Universal Networking Language

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Universal Networking Language (UNL) is a declarative formal language specifically designed to represent semantic data extracted from natural language texts. It can be used as a pivot language in interlingual machine translation systems or as a knowledge representation language in information retrieval applications.

Scope and goals[edit]

UNL is designed to establish a simple foundation for representing the most central aspects of information and meaning in a machine- and human-language-independent form. As a language-independent formalism, UNL aims to code, store, disseminate and retrieve information independently of the original language in which it was expressed. In this sense, UNL seeks to provide tools for overcoming the language barrier in a systematic way.

At first glance, UNL seems to be a kind of interlingua, into which source texts are converted before being translated into target languages. It can, in fact, be used for this purpose, and very efficiently, too. However, its real strength is knowledge representation and its primary objective is to provide an infrastructure for handling knowledge that already exists or can exist in any given language.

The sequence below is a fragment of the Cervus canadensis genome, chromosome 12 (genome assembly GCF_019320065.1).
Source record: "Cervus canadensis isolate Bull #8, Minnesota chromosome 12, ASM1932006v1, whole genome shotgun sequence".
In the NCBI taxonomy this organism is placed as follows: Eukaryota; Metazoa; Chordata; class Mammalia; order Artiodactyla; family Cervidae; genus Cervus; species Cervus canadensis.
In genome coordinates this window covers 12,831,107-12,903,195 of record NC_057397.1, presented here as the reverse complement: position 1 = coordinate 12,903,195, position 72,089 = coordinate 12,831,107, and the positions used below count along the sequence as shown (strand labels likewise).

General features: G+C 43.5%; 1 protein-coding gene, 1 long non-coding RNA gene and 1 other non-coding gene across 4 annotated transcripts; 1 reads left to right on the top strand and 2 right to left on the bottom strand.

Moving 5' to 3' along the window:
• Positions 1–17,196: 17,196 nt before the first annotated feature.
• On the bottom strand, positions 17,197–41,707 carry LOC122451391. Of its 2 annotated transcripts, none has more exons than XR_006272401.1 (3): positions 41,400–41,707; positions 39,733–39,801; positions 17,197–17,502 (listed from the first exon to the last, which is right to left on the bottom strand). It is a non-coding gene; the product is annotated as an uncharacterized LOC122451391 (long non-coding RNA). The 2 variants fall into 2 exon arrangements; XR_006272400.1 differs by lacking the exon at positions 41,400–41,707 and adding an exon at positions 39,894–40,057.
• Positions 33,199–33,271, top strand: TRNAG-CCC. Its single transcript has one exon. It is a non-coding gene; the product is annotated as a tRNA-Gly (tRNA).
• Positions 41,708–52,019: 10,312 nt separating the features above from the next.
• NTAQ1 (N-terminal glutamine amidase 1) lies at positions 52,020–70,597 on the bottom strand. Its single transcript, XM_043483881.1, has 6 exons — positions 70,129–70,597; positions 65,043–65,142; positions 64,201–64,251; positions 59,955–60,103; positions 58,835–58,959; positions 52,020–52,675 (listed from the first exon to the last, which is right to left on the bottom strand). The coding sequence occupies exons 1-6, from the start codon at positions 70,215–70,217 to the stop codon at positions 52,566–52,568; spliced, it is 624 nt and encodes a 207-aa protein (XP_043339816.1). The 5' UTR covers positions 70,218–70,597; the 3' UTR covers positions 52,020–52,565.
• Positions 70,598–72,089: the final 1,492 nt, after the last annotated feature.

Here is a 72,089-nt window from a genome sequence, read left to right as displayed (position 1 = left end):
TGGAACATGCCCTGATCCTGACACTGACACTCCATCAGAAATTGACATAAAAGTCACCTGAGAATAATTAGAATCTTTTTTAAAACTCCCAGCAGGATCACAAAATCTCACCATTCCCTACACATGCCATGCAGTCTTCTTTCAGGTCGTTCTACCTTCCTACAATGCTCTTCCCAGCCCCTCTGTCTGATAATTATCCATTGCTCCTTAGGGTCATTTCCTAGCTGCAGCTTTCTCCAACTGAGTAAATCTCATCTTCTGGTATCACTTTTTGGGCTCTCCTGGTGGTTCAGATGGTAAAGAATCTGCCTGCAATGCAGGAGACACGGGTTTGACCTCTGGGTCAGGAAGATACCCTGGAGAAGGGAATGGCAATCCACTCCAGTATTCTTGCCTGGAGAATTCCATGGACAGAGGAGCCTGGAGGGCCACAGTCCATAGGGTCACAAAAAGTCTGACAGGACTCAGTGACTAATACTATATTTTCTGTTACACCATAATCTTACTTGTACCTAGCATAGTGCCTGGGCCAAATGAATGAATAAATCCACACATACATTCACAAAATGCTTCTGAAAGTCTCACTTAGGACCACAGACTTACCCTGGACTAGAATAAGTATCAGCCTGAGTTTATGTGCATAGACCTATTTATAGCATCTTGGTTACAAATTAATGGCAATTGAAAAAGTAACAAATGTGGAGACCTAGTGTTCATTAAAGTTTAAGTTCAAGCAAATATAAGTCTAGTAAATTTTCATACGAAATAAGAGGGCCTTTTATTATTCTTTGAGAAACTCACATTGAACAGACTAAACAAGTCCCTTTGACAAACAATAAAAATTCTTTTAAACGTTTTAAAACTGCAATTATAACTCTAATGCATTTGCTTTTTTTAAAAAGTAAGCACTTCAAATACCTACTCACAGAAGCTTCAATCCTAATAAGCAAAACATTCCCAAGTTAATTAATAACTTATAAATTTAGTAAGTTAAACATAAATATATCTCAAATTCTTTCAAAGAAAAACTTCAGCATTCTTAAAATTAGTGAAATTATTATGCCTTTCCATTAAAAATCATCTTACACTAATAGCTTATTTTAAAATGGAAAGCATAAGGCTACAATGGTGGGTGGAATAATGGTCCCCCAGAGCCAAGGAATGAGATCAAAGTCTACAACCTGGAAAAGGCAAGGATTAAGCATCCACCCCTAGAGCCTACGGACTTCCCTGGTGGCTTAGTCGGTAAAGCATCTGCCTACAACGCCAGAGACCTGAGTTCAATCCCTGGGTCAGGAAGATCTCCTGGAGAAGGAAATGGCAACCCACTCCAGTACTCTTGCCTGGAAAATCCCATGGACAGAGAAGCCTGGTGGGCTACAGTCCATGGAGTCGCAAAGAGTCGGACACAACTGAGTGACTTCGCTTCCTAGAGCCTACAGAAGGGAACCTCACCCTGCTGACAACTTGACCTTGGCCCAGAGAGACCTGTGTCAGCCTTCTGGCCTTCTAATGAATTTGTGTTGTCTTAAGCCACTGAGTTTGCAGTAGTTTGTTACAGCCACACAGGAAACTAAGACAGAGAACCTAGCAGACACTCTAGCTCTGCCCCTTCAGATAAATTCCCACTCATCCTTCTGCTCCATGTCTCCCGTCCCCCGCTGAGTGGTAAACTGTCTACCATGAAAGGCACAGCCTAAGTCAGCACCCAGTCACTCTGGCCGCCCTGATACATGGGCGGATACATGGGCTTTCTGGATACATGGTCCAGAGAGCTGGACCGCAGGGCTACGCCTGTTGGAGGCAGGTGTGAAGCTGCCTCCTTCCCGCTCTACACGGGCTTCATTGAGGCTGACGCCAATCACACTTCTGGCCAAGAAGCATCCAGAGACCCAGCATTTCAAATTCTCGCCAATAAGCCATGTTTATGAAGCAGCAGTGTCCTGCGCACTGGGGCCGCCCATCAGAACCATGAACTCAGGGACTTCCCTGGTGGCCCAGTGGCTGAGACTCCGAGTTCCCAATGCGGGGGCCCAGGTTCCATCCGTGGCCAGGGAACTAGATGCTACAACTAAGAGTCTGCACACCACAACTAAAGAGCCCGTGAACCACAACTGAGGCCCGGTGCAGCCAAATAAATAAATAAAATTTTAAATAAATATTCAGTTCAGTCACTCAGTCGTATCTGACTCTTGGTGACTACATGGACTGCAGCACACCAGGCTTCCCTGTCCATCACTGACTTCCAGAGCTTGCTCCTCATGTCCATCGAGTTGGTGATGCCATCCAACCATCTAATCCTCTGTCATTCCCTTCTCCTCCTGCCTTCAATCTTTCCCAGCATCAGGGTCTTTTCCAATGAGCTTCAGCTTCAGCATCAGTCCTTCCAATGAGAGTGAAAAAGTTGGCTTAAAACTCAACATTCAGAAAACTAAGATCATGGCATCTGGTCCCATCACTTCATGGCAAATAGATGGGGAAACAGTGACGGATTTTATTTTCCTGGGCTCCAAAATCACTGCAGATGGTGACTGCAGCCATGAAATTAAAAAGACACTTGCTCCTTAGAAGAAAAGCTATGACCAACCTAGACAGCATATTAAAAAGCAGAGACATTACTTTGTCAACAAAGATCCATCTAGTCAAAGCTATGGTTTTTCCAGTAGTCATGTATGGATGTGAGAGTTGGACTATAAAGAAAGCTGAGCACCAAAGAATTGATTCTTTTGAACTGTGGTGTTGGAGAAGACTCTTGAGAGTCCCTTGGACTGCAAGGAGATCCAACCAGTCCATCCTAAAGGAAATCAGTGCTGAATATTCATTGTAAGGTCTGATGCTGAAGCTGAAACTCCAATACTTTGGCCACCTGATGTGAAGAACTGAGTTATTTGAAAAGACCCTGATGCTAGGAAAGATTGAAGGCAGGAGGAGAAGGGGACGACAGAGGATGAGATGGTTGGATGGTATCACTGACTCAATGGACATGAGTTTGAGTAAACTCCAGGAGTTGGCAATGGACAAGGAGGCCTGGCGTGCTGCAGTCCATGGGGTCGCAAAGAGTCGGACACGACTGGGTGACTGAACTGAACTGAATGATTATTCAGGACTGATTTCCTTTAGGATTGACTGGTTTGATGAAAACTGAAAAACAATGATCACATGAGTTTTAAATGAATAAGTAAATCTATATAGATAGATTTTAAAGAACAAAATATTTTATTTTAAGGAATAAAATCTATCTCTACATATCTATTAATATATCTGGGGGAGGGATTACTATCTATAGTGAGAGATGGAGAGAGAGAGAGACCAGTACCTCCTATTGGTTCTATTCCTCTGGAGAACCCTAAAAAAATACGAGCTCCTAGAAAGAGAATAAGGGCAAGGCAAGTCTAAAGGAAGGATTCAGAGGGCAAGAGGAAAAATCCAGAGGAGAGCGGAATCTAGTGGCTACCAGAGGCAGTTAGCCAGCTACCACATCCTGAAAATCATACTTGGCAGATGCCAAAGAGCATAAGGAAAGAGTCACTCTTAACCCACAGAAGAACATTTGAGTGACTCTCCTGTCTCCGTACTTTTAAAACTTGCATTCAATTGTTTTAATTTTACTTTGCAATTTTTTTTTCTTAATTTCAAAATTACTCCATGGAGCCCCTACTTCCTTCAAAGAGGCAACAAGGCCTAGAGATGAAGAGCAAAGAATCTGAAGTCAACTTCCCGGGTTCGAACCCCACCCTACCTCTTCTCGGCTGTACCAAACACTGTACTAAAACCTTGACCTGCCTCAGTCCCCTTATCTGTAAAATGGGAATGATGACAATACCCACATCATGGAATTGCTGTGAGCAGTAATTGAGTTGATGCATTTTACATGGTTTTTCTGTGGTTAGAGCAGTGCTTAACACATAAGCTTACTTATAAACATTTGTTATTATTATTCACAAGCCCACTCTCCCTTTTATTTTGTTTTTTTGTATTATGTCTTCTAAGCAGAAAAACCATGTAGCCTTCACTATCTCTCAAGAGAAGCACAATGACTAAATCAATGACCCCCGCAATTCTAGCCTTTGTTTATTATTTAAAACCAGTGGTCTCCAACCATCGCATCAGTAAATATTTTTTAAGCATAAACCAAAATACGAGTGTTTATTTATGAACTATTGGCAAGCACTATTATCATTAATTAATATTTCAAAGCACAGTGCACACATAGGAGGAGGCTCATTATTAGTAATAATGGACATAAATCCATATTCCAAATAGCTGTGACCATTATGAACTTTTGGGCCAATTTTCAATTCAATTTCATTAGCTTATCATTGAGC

Nevertheless, it is important to note that at present it would be foolish to claim to represent the “full” meaning of any word, sentence, or text for any language. Subtleties of intention and interpretation make the “full meaning,” however we might conceive it, too variable and subjective for any systematic treatment. Thus UNL avoids the pitfalls of trying to represent the “full meaning” of sentences or texts, targeting instead the “core” or “consensual” meaning most often attributed to them. In this sense, much of the subtlety of poetry, metaphor, figurative language, innuendo, and other complex, indirect communicative behaviors is beyond the current scope and goals of UNL. Instead, UNL targets direct communicative behavior and literal meaning as a tangible, concrete basis for most human communication in practical, day-to-day settings.